Here is an article published in the British Medical Journal on a novel 'pet scan', using trained dogs to sniff out C.difficile in stool samples and in hospitalized patients.
Dutch investigators assessed the sensitivity and specificity for detection of C difficile in stool samples and in patients by a trained, 2 year old beagle.
The dog’s sensitivity and specificity for identifying C difficile in stool samples were both 100% (95% confidence interval 91% to 100%). During the detection rounds, the dog correctly identified 25 of the 30 cases (sensitivity 83%, 65% to 94%) and 265 of the 270 controls (specificity 98%, 95% to 99%)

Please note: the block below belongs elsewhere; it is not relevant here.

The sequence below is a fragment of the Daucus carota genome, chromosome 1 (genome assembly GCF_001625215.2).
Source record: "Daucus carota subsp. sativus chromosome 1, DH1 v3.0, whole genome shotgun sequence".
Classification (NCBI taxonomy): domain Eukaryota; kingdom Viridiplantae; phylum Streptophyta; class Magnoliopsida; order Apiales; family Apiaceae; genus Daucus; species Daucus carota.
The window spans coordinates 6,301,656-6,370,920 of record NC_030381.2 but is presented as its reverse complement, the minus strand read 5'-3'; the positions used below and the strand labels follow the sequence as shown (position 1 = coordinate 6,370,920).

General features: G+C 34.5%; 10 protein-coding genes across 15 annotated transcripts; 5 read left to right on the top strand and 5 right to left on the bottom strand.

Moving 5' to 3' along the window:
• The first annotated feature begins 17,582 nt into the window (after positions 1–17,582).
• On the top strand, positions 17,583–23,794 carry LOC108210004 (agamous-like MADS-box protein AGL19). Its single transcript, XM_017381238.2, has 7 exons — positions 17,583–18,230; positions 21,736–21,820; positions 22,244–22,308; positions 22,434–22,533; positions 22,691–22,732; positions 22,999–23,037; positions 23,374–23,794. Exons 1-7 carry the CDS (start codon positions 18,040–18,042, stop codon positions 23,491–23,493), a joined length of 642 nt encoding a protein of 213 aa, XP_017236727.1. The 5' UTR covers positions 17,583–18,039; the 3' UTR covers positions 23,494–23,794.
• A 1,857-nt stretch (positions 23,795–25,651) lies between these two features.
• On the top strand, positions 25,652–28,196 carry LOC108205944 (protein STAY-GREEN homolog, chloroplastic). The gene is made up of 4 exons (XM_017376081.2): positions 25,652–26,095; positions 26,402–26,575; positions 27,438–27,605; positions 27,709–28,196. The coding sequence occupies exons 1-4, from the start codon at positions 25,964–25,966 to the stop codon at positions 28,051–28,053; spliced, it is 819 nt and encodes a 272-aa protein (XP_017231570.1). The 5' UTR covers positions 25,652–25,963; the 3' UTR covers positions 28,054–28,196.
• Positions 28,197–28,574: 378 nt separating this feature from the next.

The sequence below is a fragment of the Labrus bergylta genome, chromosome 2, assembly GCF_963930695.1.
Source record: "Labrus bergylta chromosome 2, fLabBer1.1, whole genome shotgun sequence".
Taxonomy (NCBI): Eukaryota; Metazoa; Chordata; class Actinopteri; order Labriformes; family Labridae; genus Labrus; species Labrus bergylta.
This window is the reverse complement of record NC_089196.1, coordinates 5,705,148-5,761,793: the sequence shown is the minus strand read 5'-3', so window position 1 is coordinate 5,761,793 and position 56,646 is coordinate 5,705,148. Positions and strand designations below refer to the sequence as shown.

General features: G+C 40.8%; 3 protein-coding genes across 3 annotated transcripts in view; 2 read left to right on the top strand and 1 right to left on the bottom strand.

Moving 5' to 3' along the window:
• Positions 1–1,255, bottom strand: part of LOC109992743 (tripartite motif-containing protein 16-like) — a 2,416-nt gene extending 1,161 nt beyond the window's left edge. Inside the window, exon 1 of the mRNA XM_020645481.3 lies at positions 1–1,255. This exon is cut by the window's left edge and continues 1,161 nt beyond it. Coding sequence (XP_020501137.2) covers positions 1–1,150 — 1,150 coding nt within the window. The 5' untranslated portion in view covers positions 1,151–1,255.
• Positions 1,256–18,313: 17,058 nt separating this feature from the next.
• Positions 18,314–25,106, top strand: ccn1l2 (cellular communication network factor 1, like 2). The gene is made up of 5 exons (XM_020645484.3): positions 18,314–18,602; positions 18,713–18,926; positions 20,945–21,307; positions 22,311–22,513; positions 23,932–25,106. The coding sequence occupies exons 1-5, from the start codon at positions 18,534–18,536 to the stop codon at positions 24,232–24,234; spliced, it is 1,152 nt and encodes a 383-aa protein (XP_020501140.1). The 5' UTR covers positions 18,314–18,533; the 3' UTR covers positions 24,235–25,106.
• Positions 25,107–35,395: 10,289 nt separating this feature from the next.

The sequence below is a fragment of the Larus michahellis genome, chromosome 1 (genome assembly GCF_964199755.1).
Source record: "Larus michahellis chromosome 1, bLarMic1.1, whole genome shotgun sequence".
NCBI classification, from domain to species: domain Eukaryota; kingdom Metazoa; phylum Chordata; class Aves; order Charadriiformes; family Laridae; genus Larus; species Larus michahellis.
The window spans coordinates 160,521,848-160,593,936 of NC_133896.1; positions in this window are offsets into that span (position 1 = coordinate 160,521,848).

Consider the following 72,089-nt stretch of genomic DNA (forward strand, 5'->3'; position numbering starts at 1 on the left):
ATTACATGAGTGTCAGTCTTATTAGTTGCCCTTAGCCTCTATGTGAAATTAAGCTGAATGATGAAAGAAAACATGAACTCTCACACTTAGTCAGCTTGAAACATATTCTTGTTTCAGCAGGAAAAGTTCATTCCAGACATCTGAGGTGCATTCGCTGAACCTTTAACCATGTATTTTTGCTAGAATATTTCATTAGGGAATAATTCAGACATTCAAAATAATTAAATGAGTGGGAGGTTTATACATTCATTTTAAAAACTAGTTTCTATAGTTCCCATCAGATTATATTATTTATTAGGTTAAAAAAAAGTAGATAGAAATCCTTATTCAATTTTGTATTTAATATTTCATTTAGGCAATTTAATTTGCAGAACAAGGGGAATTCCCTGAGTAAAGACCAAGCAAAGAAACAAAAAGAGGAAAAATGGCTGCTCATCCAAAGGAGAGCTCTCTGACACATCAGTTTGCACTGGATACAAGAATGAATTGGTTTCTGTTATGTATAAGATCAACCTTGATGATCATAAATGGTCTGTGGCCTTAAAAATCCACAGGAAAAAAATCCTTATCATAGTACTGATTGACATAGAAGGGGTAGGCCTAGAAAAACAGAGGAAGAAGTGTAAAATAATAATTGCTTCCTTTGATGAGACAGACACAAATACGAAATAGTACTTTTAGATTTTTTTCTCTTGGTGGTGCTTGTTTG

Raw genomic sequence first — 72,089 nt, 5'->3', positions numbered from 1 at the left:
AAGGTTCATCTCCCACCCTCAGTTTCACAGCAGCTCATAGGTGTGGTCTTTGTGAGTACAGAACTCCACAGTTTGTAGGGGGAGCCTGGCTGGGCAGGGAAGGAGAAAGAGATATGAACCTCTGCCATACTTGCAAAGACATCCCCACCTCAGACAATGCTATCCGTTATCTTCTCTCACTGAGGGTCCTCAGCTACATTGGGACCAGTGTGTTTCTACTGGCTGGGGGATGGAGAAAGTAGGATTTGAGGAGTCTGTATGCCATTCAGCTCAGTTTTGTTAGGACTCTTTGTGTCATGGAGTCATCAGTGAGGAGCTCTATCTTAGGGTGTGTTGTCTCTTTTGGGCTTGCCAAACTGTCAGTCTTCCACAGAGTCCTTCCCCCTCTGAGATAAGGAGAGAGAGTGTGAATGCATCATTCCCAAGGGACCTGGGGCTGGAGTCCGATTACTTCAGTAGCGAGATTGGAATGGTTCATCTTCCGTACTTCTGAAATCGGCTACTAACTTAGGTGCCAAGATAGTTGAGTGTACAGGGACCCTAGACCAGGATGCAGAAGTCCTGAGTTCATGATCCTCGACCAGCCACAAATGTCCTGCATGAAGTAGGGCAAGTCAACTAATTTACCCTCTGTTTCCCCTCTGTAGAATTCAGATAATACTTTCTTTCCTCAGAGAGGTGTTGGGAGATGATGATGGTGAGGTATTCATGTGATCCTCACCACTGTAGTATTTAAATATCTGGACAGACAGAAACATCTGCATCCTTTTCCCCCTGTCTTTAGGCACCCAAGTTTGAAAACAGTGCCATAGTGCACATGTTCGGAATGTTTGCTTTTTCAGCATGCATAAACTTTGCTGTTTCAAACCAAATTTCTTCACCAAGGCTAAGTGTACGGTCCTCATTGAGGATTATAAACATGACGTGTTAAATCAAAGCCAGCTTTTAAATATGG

Impressive, but how would this benefit hospital infection prevention efforts? Early diagnosis of C.difficile infection may lead to prompt isolation and treatment, however, this may not impact cross transmission within the hospital environment. Significant uncertainties such as these must be answered by clinical studies before dogs are routinely employed as an infection prevention strategy.
At the very least, C.difficile sniffing dogs would give new meaning to the term Dogs on Call.